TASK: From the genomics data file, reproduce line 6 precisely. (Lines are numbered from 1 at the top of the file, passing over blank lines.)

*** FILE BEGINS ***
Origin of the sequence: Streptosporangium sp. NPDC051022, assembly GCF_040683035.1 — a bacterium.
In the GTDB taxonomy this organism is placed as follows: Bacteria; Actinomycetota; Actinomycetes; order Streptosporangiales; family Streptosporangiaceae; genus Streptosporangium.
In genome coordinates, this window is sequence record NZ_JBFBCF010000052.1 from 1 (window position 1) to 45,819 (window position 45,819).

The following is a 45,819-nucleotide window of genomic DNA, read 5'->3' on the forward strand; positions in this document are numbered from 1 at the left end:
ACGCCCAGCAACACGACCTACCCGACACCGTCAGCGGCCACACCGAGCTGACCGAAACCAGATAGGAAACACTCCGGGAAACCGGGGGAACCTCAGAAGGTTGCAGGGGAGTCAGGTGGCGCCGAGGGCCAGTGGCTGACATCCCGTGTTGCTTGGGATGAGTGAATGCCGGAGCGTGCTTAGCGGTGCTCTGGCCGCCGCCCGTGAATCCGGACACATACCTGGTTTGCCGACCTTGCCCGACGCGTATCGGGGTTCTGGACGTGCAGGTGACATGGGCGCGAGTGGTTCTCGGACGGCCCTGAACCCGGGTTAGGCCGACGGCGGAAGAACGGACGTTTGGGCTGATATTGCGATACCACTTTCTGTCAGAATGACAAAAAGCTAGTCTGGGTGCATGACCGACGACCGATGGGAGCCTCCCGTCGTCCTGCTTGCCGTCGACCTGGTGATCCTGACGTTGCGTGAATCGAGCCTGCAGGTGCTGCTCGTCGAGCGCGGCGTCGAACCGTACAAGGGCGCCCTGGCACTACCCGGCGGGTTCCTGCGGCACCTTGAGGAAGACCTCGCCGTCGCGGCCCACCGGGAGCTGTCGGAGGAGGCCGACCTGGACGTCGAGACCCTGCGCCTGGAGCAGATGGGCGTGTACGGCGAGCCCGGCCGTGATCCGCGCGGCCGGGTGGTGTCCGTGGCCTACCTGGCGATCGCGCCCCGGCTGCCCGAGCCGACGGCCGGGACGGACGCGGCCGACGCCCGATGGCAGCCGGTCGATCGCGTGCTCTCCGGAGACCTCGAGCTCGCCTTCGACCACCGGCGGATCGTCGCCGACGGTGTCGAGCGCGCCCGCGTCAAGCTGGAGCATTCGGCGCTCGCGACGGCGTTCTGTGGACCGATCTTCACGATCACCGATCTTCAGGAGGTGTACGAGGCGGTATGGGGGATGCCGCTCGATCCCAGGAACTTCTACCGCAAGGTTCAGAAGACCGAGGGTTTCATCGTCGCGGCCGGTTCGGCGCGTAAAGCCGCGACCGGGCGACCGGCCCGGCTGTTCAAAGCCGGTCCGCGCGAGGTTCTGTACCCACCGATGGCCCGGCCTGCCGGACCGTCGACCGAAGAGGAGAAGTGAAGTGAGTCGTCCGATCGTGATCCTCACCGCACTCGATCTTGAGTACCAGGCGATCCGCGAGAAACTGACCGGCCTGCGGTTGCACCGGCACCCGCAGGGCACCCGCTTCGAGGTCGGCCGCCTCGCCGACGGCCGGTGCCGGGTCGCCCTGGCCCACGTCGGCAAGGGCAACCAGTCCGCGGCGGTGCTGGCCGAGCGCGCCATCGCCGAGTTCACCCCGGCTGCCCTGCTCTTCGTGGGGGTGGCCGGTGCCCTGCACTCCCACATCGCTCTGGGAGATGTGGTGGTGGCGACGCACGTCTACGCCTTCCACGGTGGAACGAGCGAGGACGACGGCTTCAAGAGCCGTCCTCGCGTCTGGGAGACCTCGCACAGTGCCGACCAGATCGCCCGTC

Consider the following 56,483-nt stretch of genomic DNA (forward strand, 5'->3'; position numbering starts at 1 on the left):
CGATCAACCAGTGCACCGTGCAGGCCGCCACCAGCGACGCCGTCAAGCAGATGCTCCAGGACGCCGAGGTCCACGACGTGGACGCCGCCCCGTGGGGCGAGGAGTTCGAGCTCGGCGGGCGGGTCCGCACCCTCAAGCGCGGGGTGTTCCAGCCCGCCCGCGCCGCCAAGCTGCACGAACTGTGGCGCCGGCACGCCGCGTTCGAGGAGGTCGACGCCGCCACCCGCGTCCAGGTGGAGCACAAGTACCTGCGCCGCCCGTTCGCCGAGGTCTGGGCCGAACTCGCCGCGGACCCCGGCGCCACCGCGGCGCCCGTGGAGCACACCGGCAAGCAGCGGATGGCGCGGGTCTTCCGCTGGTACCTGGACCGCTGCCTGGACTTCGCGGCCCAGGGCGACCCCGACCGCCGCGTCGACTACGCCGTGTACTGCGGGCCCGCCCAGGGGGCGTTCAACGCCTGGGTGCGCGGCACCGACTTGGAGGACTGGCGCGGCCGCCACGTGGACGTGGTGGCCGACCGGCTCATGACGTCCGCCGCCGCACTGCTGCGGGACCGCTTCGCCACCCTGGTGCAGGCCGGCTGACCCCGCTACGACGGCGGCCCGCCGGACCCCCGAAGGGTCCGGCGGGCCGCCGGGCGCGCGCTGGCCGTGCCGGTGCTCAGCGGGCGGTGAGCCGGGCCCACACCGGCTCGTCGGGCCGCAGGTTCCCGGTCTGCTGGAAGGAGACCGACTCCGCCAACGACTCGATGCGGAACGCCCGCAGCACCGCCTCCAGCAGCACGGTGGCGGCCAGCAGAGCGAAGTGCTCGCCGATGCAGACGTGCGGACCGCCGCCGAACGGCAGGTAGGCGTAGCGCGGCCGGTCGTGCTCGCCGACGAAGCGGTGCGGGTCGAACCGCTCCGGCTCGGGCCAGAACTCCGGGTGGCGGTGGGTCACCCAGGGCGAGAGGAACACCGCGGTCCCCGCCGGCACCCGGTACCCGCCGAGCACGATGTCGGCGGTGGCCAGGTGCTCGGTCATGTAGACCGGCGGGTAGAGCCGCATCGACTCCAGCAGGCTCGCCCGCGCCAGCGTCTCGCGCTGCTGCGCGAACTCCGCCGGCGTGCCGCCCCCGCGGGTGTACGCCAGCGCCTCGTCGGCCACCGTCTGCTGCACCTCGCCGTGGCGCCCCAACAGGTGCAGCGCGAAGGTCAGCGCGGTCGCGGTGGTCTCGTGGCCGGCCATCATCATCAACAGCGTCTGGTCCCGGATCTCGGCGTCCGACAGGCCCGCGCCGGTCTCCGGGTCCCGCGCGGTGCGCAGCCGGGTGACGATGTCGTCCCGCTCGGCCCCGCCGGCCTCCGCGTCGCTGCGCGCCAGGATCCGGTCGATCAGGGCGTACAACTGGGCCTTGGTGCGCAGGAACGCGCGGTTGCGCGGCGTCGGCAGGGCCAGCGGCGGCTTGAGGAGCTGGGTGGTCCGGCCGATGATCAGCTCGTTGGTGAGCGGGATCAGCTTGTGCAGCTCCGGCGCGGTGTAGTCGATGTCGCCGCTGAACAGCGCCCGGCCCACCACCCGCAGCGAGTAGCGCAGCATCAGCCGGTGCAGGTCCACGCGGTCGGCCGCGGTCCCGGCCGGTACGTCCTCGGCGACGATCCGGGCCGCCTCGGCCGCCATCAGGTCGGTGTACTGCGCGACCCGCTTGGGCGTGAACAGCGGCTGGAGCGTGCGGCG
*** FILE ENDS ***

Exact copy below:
Consider the following 56,483-nt stretch of genomic DNA (forward strand, 5'->3'; position numbering starts at 1 on the left):